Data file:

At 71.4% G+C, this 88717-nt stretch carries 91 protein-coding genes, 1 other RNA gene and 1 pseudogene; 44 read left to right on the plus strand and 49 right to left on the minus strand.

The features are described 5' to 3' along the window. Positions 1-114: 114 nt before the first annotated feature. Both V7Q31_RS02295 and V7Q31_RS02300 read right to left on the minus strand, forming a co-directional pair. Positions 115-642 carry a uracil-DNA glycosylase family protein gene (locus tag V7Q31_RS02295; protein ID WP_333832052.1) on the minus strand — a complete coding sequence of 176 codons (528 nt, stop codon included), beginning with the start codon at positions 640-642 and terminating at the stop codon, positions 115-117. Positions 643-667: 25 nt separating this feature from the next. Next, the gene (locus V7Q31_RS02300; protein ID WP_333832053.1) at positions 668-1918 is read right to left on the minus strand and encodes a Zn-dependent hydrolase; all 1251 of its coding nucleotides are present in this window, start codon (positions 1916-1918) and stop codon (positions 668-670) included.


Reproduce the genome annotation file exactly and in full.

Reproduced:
At 71.4% G+C, this 88717-nt stretch carries 91 protein-coding genes, 1 other RNA gene and 1 pseudogene; 44 read left to right on the plus strand and 49 right to left on the minus strand.

The features are described 5' to 3' along the window. Positions 1-114: 114 nt before the first annotated feature. Both V7Q31_RS02295 and V7Q31_RS02300 read right to left on the minus strand, forming a co-directional pair. Positions 115-642 carry a uracil-DNA glycosylase family protein gene (locus tag V7Q31_RS02295; protein ID WP_333832052.1) on the minus strand — a complete coding sequence of 176 codons (528 nt, stop codon included), beginning with the start codon at positions 640-642 and terminating at the stop codon, positions 115-117. Positions 643-667: 25 nt separating this feature from the next. Next, the gene (locus V7Q31_RS02300; protein ID WP_333832053.1) at positions 668-1918 is read right to left on the minus strand and encodes a Zn-dependent hydrolase; all 1251 of its coding nucleotides are present in this window, start codon (positions 1916-1918) and stop codon (positions 668-670) included.